NASA's annual budget for space exploration could fund NOAA's budget for ocean exploration for 1600 years.
Travel is not really about leaving our homes, but leaving our habits.
My final question: Why are we not looking at moving out onto the sea? Why do we have programs to build a habitation on Mars and we have programs to look at colonizing the Moon but we do not have a program looking at how we colonize our own planet, and the technology is at hand!
Knowledge of the oceans is more than a matter of curiosity. Our very survival may hinge upon it.
Exploration is in our nature. We began as wanderers, and we are wanderers still. We have lingered long enough on the shores of the cosmic ocean. We are ready at last to set sail for the stars.
Travel is still the most intense mode of learning.
I think space exploration is very important.
I think there is very intelligent life on Mars. I believe that Martians are spying on us from the bottom of the ocean.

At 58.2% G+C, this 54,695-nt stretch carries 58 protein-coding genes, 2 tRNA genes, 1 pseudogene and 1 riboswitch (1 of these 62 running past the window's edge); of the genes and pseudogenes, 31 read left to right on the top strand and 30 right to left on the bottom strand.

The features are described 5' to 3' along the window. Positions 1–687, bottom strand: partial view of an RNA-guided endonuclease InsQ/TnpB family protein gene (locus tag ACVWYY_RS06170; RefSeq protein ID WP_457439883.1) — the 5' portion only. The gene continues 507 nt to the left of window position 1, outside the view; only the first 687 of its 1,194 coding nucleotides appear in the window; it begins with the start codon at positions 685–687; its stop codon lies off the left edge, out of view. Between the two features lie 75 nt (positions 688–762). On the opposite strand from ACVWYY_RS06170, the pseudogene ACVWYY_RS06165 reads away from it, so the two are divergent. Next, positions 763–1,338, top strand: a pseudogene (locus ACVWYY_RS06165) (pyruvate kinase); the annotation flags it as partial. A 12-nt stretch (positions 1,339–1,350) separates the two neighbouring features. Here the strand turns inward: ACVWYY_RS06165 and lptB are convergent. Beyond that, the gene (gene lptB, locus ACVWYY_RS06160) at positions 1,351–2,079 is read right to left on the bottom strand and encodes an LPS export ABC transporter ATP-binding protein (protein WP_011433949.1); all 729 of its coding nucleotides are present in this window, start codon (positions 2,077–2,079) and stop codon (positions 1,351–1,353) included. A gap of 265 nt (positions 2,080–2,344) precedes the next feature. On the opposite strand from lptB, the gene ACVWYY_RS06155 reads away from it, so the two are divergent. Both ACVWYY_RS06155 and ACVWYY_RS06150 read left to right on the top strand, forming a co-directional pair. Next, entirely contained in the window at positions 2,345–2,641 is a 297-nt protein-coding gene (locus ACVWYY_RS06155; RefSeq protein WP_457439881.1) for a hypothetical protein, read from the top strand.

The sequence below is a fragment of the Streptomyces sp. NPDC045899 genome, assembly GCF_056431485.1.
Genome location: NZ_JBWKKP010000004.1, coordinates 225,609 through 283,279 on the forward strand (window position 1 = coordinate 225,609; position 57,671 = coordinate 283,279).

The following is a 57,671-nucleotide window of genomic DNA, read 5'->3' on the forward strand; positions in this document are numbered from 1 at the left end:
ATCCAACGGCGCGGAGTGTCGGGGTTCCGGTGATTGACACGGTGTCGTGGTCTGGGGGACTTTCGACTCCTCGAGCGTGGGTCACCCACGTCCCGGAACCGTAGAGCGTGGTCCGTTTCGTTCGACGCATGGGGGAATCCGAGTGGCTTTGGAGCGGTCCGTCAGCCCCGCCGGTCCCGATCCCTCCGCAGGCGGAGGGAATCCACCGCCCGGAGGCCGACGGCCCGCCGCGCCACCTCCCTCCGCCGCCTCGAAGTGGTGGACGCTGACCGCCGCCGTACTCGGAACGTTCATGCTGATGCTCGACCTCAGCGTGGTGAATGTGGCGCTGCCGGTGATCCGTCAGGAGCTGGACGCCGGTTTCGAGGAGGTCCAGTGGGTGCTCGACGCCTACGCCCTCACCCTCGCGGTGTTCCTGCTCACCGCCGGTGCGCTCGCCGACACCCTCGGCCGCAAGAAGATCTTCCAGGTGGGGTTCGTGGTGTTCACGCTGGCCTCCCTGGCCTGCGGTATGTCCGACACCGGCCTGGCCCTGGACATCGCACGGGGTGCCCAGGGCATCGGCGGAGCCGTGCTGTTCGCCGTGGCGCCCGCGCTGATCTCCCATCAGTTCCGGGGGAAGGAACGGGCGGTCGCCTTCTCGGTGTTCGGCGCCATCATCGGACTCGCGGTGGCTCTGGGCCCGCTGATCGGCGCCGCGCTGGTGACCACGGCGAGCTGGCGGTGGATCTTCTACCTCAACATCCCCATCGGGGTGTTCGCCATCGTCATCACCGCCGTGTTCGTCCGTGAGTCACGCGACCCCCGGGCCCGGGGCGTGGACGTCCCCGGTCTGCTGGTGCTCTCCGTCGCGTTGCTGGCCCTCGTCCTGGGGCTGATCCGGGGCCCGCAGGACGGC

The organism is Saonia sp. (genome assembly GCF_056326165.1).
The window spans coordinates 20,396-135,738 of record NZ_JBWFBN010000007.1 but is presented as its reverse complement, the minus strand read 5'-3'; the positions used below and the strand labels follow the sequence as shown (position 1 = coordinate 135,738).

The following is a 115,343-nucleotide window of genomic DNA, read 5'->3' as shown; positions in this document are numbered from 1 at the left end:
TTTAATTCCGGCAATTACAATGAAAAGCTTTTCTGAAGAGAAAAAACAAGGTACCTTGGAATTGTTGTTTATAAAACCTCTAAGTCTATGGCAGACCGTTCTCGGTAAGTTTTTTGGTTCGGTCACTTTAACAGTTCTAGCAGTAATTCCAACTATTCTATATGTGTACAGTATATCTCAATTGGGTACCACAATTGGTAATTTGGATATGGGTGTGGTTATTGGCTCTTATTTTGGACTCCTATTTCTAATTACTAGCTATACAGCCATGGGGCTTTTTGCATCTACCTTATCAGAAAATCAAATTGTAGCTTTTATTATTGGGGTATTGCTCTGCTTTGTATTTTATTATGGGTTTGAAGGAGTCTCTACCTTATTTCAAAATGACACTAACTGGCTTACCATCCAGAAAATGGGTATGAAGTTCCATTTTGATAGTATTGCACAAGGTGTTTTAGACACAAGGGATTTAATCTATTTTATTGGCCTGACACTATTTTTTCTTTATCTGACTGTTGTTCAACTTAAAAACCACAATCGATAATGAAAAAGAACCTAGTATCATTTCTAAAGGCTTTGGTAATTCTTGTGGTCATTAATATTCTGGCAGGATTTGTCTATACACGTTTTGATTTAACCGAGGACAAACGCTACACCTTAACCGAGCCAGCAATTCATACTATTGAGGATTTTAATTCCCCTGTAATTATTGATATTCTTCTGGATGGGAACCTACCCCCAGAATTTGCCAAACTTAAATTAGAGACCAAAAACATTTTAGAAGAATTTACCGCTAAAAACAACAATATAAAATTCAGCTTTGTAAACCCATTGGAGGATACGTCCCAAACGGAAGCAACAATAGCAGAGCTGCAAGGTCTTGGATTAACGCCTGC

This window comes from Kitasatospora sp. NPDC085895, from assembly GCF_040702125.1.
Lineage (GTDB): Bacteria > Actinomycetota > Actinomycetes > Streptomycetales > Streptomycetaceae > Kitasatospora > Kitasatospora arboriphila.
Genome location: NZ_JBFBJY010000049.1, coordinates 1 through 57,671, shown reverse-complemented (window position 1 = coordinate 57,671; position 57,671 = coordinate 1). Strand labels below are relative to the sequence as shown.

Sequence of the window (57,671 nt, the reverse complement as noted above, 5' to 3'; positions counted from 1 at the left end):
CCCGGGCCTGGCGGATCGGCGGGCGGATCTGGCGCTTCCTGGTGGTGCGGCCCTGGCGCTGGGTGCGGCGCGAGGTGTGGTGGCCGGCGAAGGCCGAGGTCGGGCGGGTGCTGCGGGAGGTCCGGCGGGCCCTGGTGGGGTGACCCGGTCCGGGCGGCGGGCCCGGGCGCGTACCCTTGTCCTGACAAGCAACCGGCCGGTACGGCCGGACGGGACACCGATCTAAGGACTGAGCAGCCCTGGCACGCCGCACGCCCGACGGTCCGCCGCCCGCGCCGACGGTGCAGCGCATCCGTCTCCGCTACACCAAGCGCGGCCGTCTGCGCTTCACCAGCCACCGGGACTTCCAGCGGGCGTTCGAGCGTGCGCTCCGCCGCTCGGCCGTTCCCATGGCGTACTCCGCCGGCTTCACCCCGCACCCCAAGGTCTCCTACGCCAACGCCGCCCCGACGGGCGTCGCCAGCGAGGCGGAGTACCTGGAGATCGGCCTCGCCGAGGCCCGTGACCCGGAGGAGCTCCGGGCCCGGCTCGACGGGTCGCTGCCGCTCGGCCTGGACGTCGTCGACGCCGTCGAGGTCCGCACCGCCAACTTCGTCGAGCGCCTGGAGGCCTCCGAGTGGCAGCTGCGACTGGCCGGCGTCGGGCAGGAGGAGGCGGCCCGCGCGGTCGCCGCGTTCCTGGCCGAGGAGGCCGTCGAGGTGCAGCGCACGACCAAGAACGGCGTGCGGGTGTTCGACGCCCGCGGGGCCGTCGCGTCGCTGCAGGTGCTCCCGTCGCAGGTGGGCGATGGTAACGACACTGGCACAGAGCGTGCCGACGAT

If and when the whole world is secure, we have won a right to explore space, and the oceans. Until we have demonstrated that we can establish a productive and secure earth society, we do not belong anywhere else, nor (I suspect) would we be welcome elsewhere.
One must explore deep and believe the incredible to find the new particles of truth floating in an ocean of insignificance.
Dream higher than the sky and deeper than the ocean.
My life and the life of my family has to do with exploration, with adventure.
My grandfather was the first man in the stratosphere, and my father was the first to touch the deepest point in the ocean... For me, adventure and exploration is something in the blood.
Of all the ships that have been devoted to biological explorations of the sea, none has surpassed the endeavors conducted on board the U. S. Bureau of Fisheries steamer Albatross, during her 39 years of service from 1882 to 1921.